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Foot and Ankle Surgery

Accuracy and Reproducibility Using Patient-Specific Instrumentation in Total Ankle Arthroplasty
A study aimed to determine the accuracy and reproducibility of implant position with patient-specific guides for total ankle arthroplasty. Forty-four patients undergoing total ankle arthroplasty received a total ankle implant using PROPHECY patient-specific guides. Preoperative computed tomography scans were used to assess coronal plane deformity, assess mechanical and anatomic alignment and build patient-specific guides. The mean preoperative coronal deformity was 4.6 degrees. In nearly 80 percent of patients, the postoperative implant position of the tibia corresponded with the preoperative plan within three degrees of the target. The implant position corresponded with the preoperative plan within four degrees in 88.6 percent of patients and within five degrees in 100 percent of patients. The tibial component coronal size was correctly predicted in 98 percent of cases, and the talar component was correctly predicted in 80 percent of cases.

From the article of the same title
Foot & Ankle International (12/16) Daigre, Justin; Berlet, Gregory; Van Dyke, Bryan; et al.
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Comparison of the Modified Broström Procedure for Chronic Lateral Ankle Instability with and Without Subfibular Ossicle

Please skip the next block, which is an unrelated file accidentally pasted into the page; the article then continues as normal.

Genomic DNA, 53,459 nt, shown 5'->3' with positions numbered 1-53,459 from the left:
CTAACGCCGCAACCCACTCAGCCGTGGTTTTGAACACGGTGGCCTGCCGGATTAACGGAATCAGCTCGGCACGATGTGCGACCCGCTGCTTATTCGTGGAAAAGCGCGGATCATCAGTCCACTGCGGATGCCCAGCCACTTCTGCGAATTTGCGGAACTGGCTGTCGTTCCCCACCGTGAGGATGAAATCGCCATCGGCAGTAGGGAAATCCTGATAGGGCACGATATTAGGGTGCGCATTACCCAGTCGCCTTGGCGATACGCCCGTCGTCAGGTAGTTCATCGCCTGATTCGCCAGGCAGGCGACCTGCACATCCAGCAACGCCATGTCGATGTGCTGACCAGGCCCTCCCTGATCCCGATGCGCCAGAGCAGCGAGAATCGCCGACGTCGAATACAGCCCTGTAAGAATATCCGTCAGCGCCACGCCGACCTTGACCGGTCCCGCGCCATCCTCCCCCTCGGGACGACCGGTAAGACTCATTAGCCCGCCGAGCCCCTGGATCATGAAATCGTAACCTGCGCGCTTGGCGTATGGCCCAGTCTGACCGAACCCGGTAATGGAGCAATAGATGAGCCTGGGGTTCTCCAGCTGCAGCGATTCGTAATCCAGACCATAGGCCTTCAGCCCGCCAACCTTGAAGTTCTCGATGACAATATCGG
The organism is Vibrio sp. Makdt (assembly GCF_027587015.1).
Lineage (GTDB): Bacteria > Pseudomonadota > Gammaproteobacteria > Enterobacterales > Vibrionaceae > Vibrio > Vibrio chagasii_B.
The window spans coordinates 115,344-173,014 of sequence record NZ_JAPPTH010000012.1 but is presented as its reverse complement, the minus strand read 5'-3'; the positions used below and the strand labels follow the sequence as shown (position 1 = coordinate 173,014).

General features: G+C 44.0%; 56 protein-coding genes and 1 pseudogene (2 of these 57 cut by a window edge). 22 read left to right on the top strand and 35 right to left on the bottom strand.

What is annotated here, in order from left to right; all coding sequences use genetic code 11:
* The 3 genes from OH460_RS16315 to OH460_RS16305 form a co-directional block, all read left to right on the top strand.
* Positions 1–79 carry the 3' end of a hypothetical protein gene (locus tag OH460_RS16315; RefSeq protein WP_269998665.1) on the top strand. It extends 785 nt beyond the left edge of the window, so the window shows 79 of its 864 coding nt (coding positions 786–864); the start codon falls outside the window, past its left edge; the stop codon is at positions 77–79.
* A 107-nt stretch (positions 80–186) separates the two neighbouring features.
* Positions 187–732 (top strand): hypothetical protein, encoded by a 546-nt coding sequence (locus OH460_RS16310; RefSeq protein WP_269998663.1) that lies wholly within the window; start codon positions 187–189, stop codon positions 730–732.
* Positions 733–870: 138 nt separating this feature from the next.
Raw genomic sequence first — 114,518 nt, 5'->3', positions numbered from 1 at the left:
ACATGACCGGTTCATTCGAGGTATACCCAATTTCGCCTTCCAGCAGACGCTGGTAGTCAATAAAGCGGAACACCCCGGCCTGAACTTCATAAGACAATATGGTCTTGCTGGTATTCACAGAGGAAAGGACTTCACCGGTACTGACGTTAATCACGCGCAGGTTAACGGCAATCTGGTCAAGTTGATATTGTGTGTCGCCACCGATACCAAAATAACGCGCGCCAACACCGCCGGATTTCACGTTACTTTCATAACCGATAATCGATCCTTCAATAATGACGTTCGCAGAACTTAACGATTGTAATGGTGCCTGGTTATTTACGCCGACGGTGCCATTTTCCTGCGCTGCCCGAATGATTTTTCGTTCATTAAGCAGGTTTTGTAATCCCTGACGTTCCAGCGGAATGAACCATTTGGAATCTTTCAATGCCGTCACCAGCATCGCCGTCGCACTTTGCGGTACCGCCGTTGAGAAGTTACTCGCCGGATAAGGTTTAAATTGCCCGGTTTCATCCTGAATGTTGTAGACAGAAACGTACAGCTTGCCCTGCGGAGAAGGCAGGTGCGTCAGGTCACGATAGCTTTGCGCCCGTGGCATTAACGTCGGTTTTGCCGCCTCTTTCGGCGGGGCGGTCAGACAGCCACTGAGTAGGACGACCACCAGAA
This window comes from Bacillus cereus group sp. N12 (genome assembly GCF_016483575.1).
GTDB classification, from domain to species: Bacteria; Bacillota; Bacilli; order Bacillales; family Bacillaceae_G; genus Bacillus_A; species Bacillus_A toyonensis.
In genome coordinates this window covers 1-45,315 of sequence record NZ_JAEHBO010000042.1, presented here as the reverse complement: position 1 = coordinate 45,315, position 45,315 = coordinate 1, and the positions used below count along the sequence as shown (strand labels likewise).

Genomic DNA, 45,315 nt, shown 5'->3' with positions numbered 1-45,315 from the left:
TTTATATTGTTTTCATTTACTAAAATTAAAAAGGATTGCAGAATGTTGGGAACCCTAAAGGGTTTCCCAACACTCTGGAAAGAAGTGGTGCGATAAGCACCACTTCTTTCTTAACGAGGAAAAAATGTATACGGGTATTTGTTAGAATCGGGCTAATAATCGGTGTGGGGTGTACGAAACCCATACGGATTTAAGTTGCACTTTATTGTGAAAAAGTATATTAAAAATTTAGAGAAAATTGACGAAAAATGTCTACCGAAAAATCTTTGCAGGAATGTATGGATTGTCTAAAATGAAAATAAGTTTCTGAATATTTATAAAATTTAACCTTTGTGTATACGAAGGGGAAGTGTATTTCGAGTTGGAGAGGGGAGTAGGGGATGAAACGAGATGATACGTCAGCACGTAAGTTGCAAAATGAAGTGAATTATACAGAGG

A consensus has not been reached regarding the optimal surgical treatment for chronic lateral ankle instability with subfibular ossicle, so researchers evaluated the clinical and radiographic outcomes of the modified Broström procedure with subfibular ossicle excision. The study cohort consisted of 96 patients treated with the modified Broström procedure using bone tunnel and suture anchor techniques. The 96 ankles were divided into two groups: the ossicle group (42 ankles) and nonossicle group (54 ankles). Mean Karlsson scores improved from 55.2 to 95.3 in the ossicle group and from 56.4 to 94.8 in the nonossicle group after a mean follow-up duration of 63.7 months and 62.1 months, respectively. Mean American Orthopaedic Foot and Ankle Society (AOFAS) ankle-hindfoot scores also improved from 63.3 to 95.9 in the ossicle group and from 62.8 to 95.1 in the nonossicle group. The mean talar tilt angles were 7.6 degrees in the ossicle group and 6.8 degrees in the nonossicle group at the final follow-up. Mean anterior talar translations in the ossicle and nonossicle groups improved from 9.3 millimeters and 9.4 mm preoperatively to 5.9 mm and 5.7 mm at final follow-up, respectively.

From the article of the same title
American Journal of Sports Medicine (12/01/16) Ahn, Hyeon-wook; Lee, Keun-bae
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Function Preservation After Conservative Resection and RT for STS of the Distal Extremity: Utility and Application of the TESS